Food Truck a Hit for I Heart Mac & Cheese
There are few things better than macaroni and cheese. Really, the only way to make the indulgent carb bonanza better is the ability to have it anywhere. To that end, I Heart Mac & Cheese is taking its decadent, custom offerings on the road with food trucks. The first franchisee behind the wheel said so far, it’s going great.
“We've gotten great response—people even honking and waving at us on the street,” said Hector Gonzalez, the franchise operator in south Florida. “It’s getting better every day, people are getting to know us.”
His truck is the first for the system, but CEO Stephen Giordanella said he expects food trucks to account for 20 percent of the chain one day. He said another two are in the works already. A key factor in his decision to sign off was a lack of direct food tuck competition, as most local trucks are burgers or tacos.
“It was something that Hector wanted to try, he was a general manager for our Pembroke Pines store. He saw the opportunity and said, ‘I’d really like to try it,” said Giordanella. “I hadn’t seen any trucks like that so we green lit it.”
A key benefit for the company as a whole is the branding the food truck offers. The closest brick-and-mortar location is about an hour away, so getting the brand into the community has been a big boon.
“We only take a 1 percent advertising fee,” said Giordanella. “They’re essentially a moving billboard already.”
The truck is certainly creating a buzz in the area.
“I had a young lady who said she had been following me for a week trying to get some mac and cheese,” said Gonzalez.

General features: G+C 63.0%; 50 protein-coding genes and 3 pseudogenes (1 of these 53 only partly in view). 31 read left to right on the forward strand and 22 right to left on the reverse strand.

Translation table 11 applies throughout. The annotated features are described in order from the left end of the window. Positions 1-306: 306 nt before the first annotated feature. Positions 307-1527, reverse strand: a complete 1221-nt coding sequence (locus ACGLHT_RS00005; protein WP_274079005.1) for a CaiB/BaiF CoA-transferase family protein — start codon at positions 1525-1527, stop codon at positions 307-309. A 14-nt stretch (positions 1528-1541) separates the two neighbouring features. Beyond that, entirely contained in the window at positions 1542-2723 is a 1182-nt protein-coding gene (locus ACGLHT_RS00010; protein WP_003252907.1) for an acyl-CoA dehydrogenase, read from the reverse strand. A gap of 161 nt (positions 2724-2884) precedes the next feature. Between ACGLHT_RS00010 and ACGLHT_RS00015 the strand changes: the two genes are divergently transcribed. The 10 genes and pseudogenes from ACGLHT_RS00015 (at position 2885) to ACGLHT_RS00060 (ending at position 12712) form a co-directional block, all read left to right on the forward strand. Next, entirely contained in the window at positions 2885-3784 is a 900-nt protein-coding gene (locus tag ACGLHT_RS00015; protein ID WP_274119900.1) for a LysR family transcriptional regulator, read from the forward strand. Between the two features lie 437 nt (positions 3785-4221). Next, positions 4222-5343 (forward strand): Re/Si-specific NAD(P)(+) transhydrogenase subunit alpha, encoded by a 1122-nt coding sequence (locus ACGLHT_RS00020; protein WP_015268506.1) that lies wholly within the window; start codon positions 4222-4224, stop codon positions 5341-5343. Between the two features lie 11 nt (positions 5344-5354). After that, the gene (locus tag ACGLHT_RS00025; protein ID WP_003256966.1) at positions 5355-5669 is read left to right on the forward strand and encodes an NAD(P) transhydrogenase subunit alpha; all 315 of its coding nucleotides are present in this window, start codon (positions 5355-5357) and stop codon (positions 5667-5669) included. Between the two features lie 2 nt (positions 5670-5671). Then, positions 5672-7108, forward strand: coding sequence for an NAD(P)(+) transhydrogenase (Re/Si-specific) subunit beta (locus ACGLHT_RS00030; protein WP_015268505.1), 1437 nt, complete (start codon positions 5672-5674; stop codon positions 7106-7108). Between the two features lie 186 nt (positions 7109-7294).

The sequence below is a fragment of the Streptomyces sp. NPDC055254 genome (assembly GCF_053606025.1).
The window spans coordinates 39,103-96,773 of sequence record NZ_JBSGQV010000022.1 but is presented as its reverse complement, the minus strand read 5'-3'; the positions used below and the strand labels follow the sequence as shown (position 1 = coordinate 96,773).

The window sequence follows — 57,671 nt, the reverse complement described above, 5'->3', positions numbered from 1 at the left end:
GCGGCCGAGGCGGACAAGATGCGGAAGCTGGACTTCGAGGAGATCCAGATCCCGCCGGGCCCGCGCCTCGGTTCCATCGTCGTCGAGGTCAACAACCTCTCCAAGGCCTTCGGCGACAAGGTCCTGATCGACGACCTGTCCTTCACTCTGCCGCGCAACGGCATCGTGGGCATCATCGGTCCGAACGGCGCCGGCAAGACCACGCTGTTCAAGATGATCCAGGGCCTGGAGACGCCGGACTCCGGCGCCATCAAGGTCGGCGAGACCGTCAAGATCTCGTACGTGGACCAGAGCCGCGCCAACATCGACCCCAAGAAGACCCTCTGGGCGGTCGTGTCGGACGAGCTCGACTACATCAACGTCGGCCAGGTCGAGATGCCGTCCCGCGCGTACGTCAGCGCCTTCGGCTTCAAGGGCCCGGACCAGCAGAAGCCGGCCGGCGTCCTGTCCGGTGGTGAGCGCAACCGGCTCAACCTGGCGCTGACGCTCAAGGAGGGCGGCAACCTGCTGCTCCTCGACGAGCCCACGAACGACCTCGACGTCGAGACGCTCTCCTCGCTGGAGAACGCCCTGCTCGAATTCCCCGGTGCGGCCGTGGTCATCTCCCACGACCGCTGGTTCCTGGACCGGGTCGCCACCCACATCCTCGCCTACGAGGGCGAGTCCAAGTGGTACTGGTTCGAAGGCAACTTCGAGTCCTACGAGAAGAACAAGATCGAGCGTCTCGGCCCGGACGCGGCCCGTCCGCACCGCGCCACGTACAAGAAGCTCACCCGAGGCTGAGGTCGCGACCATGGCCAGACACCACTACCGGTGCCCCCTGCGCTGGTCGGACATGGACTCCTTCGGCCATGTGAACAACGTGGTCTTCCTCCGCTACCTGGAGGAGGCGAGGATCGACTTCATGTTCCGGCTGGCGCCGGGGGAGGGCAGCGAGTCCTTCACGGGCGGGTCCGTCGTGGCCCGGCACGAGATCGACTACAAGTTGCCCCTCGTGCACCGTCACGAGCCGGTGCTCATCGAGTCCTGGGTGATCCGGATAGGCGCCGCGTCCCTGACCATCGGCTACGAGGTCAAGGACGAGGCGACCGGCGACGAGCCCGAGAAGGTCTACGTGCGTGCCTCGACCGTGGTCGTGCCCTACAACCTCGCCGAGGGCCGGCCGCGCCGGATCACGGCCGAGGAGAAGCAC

Sales so far have been “very lucrative” according to Giordanella, reaching close to traditional brick-and-mortar locations but with a smaller staff. Generally, Gonzalez said they have two or three people running the truck during a busy event. He says early averages were $500 a day roving the city hot spots and office parks, and $1,100 to $1,200 a day during events.
Operations, however, have taken some streamlining. The company wanted wanted to have the same menu in the food truck it has in traditional locations. That means it can get a little cramped in the truck between all the ingredients for deep customization and an impinger oven.
“It was a little uncomfortable,” said Gonzalez. “The challenge when we started was figuring out the quickest way to prep the meals and serve the customers; the space is tight! We've moved things around and with each day it's gotten easier. We now have a flow that works.”
Getting customers to “come in” requires a little carnival-style barking as well.
“Just like everything else, it’s all about customer service. You have to be out in front of the truck and talk to people,” said Gonzalez. “We’re building your mac and cheese, anyway they want, so you have to explain that.”
All in, he said the truck came in at about $135,000, well shy of the standard $250,000 to get into a traditional location. But there are some additional fees to do business.
“You have to get permits in all the different counties, then you have to apply to the food truck festivals and pay a fee,” said Giordanella. “But it’s nothing like paying rent. It’s much less expensive.”
Gonzalez’ first traditional location will open in February, and because the food truck has introduced the concept, he expects some good traffic right away.